4, 4 Fall: Jones; Spring: Babilon
This beginning German course will provide students with the skills to communicate in basic German. Grammar is taught with an emphasis on its use in oral and written communication. Reading skills and cultural topics are introduced as well. Four periods per week. Prerequisite for 106: German 105.
200 Topics in Applied German Studies
A course meeting once per week, designed to provide students with supplementary language practice. May be offered in conjunction with an English-language course on a German cultural topic or as a stand-alone course. One-two credits, depending on course requirements. Prerequisite: German 205. Distribution area: humanities or cultural pluralism. Any current offerings follow.
200 ST: German Theater Club
1, x Babilon
Students will develop oral communication skills in German through exercises in theatrical improvisation. Class activities will blend traditional theater sports and scene work from existing texts. Since the goal is improvement of conversational skills in German, there will be no public performances. No theater background is assumed. Course meets for one hour each week, with approximately one hour per week of homework. Prerequisite: German 205 or equivalent. Distribution area: humanities or cultural pluralism.
200 ST: Philosophie auf Deutsch
x, 1-2 Ireland
Reading philosophical texts in the original requires careful attention to the way language expresses itself. Students will develop in German by examining key passages of philosophical texts, exploring the implications of individual words and specific formulations when they are used to communicate philosophical insight. Background in philosophy is not required, though textual selections for the course are taken from Philosophy 215, "German Moral Thought," and will include Kant, Nietzsche, Arendt, Jaspers, and Sebald. Interested students are encouraged to take both Philosophy 215 and this course, though enrollment in Philosophy 215 is not a co-requisite. Course meets for one hour each week, with approximately one hour per week of homework. Students may opt to take the course for either one or two credits; two credits require a final translation project which may be done collaboratively. Prerequisite: German 205 or equivalent. Distribution area: humanities or cultural pluralism.
205, 206 Intermediate German
4, 4 Babilon
Intermediate German provides a comprehensive review of German, focusing on all four language skills — speaking, aural comprehension, reading, and writing. While grammar will be reviewed and expanded upon, emphasis is on communication and German cultural knowledge. German is used extensively in classroom. Four periods per week. Students who have not taken German at Whitman previously are required to take a departmental placement exam for entrance. Prerequisite for 205: German 106. Prerequisite for 206: German 205.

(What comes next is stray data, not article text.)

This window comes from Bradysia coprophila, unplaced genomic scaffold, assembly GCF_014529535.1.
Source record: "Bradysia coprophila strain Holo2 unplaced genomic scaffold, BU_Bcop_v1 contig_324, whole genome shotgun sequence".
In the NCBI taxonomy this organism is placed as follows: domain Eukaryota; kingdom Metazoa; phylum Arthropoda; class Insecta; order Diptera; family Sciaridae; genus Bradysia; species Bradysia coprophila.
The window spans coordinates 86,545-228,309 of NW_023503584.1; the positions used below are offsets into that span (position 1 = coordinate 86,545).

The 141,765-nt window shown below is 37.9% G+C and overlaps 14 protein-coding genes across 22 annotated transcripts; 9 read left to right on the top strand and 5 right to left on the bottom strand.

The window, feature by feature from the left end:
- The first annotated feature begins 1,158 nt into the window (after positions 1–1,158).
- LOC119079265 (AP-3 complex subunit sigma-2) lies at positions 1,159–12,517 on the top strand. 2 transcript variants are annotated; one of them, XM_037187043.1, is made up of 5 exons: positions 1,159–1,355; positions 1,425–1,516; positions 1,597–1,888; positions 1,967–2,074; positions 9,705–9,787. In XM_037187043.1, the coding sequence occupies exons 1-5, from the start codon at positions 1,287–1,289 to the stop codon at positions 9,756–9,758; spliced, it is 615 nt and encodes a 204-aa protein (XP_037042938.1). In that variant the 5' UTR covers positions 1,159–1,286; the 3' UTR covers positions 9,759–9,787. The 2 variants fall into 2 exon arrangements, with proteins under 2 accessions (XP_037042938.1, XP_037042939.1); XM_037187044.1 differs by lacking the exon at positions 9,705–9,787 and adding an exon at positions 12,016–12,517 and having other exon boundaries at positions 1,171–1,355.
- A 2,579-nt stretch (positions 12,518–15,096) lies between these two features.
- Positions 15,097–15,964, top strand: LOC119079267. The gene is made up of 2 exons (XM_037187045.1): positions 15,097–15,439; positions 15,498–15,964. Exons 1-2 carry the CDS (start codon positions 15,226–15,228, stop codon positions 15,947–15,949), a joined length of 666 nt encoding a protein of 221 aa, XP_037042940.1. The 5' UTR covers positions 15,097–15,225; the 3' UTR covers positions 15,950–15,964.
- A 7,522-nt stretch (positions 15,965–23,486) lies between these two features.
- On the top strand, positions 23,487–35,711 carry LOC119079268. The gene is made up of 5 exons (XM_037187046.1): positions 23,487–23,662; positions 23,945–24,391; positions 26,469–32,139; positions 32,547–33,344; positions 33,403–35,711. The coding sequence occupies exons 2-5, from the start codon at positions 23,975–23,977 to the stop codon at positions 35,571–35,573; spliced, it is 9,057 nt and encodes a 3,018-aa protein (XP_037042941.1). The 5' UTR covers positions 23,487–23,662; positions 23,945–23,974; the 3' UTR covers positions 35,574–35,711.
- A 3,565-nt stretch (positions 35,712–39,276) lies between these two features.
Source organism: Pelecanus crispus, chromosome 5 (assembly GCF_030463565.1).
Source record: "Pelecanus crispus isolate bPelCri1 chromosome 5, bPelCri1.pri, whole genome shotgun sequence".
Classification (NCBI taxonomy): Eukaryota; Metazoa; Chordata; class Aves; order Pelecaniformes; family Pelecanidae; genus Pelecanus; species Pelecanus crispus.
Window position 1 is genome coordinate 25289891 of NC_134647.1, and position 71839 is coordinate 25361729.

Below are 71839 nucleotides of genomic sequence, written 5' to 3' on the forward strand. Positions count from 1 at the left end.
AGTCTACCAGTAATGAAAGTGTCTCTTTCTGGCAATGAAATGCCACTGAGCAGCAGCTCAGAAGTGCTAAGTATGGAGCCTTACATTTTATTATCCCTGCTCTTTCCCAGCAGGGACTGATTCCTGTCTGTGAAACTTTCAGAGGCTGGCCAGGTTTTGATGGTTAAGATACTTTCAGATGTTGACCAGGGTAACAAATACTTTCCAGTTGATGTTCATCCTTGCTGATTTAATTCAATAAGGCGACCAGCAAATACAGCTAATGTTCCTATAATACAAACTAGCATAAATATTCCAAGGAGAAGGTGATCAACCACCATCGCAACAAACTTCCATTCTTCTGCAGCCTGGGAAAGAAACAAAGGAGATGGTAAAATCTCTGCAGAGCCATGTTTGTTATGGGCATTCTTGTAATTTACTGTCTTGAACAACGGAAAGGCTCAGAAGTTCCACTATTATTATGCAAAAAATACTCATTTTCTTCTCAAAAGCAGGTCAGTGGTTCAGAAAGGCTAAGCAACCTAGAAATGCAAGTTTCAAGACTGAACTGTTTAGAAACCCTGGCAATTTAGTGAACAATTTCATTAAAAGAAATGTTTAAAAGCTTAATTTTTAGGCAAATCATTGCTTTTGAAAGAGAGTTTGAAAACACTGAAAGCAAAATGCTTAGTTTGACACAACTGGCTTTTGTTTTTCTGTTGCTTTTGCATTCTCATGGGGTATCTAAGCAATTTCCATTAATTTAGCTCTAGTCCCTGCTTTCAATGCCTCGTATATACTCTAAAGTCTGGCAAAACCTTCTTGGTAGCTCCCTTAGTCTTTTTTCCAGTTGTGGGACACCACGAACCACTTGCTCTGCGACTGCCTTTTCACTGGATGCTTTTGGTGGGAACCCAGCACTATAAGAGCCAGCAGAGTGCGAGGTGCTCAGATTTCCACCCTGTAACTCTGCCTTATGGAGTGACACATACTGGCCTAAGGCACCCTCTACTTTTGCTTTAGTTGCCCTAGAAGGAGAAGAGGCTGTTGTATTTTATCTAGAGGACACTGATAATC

228 Modern Western Religious Thought I: Crisis and Renewal
4, x Wyman
This is a course in Christian theology which begins with the Reformation of the 16th century. What were the religious ideas of the Protestant Reformers that lead to the break with Roman Catholicism? Next the course will turn to the rise of religious skepticism in the Enlightenment: How did modern science in the 17th century, and modern philosophy in the 18th, lead to a crisis in religious belief? The course will conclude with 19th century attempts to respond to atheism and skepticism, and to reconstruct theology on a modern basis: “What is it reasonable to believe in the modern world?” Not open to first-year students. Students enrolled in German 228 must meet the German prerequisites and will be expected to complete some reading and writing assignments in German. May be elected as Religion 228. Prerequisite: any 300-level German course, placement exam, or consent of instructor. Offered in alternate years.
229 Modern Western Religious Thought II: The Twentieth Century
4, not offered 2013-14
This course is a continuation of Religion 228, focusing on how 20th century religious thinkers have answered the question, “What is it reasonable to believe in the modern world?” How have 20th century religious thinkers, both conservative and liberal, Protestant, Catholic, and Jewish, responded to the challenges to the religious traditions of the West presented by the modern world? Topics vary, but may include: responses to skepticism and atheism; the pluralism of religions and the problem of religious truth; God and the problem of evil; liberation and feminist theologies; contemporary interpretations of Jesus of Nazareth; Jewish responses to the Holocaust. Students enrolled in German 229 must meet the German prerequisites and will be expected to complete some reading and writing assignments in German. May be taken independently of Religion 228. Not open to first-year students. May be elected as Religion 229. Prerequisite: any 300-level German course, placement exam, or consent of instructor. Offered in alternate years.
277 Nineteenth Century Europe, 1815-1914
4, x Sharp